My feelings toward implementing a theme park chaperone policy

In a world where it’s hard to feel entirely safe in most places, there’s something especially concerning when a location that’s sole purpose is to bring joy begins to feel unsafe as well. The 100+ year old theme park Knott’s Berry Farm in Southern California has been a location creating joyful memories for so many years. Unfortunately, due to a recent incident involving a large number of teenagers in the park, some guest’s memories who were visiting that day will be full of fear instead of the expected joy. The team at Knott’s took swift action by closing the park early and putting a chaperone policy into place to ensure an incident like this doesn’t happen again. But will a chaperone policy really fix the problem, and how long can it be held in place?

I would like to make it clear that I fully support Knott’s decisions and believe they made the right move. The chaperone policy requires that all guests aged 17 and younger must be accompanied by a chaperone who is at least 21 years old. One chaperone may accompany no more than four guests. This policy is currently in place for Fridays through Sundays, but is it sustainable?

The reality is that teenagers like to hang out in large groups. When I was growing up, it was in the mall. These days, local and affordable theme parks seem to be a location of choice. Although what happened at Knott’s seems to be something bigger than a group of random teenagers causing problems, it’s also not uncommon for there to be rowdiness at any location where large groups of teenagers hang out.

The big question is, how much of Knott’s income comes from teenagers who enjoy spending time away from their families? It’s no secret that teenagers enjoy their independence. For some, requiring an adult chaperone may make the location immediately unappealing, which ultimately means a loss in revenue. But my guess is that Knott’s makes more money off of families than they do teenagers. If that is true, hopefully this chaperone policy can be kept in place while not affecting the bottom line.

Having said that, I do feel bad for the majority of teenagers who know how to have a good time alone with friends while remaining responsible and respectful. I certainly enjoyed my teenage years without a chaperone, and it’s too bad that a small percentage of troublemakers caused problems for all.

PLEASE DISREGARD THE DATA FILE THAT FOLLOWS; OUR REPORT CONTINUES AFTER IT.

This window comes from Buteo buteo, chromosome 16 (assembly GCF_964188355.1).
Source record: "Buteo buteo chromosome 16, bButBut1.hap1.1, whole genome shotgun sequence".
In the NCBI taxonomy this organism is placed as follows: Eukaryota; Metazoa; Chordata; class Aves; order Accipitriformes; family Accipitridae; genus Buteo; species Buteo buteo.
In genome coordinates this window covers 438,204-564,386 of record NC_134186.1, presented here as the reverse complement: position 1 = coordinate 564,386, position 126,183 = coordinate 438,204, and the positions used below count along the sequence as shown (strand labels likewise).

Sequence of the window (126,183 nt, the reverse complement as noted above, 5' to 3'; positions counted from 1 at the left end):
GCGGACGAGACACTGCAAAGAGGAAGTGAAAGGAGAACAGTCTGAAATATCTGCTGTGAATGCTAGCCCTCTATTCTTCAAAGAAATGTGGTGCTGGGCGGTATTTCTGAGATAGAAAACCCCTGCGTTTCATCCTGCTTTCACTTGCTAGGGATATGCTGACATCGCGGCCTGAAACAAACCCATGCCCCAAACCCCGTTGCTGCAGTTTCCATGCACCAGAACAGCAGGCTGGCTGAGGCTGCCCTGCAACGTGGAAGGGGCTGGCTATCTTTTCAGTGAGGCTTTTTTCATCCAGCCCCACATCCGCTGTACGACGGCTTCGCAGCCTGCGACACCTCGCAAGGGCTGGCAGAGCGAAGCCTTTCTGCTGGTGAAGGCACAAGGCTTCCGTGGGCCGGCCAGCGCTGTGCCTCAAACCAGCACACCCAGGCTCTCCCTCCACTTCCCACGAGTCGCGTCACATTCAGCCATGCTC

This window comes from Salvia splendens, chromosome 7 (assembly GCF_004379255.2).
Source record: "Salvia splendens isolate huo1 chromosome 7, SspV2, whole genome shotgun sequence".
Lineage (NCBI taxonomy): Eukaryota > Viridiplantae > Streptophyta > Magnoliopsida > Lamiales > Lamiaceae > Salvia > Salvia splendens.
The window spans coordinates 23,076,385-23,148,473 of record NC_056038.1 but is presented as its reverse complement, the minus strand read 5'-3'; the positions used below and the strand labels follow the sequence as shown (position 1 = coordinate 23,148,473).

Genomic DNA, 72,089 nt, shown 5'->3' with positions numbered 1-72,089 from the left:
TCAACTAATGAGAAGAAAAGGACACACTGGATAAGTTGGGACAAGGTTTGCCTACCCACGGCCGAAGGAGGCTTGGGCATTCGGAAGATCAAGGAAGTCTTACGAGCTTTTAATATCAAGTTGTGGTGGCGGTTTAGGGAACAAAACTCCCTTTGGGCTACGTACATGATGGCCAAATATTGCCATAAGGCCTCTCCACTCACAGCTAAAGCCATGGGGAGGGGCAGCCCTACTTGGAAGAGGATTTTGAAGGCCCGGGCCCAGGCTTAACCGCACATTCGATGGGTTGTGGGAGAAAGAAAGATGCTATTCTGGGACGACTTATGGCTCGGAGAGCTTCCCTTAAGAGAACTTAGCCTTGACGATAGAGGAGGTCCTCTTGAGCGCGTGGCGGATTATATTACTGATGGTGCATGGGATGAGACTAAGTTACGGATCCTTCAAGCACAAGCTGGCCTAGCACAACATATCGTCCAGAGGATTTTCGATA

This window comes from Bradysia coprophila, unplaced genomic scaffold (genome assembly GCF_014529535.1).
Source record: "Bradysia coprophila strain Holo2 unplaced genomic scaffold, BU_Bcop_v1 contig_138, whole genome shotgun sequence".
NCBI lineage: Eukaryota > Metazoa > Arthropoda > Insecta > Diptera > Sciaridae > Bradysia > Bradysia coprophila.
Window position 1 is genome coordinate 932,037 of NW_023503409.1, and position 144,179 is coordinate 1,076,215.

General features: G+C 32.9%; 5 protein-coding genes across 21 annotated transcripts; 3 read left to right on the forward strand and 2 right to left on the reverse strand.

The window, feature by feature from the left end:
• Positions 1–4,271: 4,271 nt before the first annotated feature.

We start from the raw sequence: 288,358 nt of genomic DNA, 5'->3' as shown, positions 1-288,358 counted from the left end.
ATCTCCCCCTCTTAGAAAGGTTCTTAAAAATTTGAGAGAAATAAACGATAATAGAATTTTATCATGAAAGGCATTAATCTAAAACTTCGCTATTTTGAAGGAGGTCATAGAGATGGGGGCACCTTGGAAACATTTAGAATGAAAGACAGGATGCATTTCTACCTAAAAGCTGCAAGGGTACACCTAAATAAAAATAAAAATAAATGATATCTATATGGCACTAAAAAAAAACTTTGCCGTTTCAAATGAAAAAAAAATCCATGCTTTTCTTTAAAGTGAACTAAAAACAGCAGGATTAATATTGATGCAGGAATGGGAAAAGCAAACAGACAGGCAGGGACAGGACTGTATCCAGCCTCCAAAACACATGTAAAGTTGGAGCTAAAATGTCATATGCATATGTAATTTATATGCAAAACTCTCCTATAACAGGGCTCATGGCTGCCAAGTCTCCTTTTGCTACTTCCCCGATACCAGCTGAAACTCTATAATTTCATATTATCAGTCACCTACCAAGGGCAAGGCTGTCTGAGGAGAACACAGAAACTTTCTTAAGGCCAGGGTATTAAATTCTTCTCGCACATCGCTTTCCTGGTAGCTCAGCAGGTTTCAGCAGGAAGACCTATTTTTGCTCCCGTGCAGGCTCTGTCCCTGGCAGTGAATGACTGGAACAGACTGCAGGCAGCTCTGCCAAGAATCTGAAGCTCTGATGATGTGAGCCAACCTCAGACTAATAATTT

The big question I have is whether or not the chaperone policy will be kept in place for the annual Halloween event, Knott’s Scary Farm. I personally hope that it is strictly enforced then, but I assume that groups of teenagers make up for a large portion of Knott’s Scary Farm revenue. Over and over again we hear the phrase “safety first” in the world of theme parks. I hope that phrase is kept in mind when it comes to the Halloween event, and that the chaperone policy is fully in place for every night of the event, even if it means lesser revenue.

This isn’t a situation that’s unique to Knott’s. Keeping theme parks as a safe space is an important part of the business. We are all going to these places to escape our everyday fears, concerns, and stresses. The last thing we need is that dose of reality in what is supposed to be a fun-filled atmosphere.

What do you think? Do you find the chaperone policy to be a good addition to park rules, or do you feel it’s too much? If you’re a teenager, does the chaperone rule make you less interested in visiting a park with a similar policy in place? Leave a comment and let me know.

If you have any theme park topics you would like to hear my opinion on, let me know in the comments. You might just see it pop up in a future DePaoli on DeParks.

Jeff DePaoli is a producer and voiceover artist living in Los Angeles. He can be heard as the voice of Disney Trivia on Alexa as well as the host of “Dizney Coast to Coast,” the ultimate, unofficial Disney fan podcast. Get your FREE gifts of “America’s Hidden Mickeys,” “On the Rohde Again,” “Theme Park Comfort Kit,” and more at DizneyCoastToCoast.com. DePaoli’s opinions are his own and do not necessarily represent Attractions Magazine.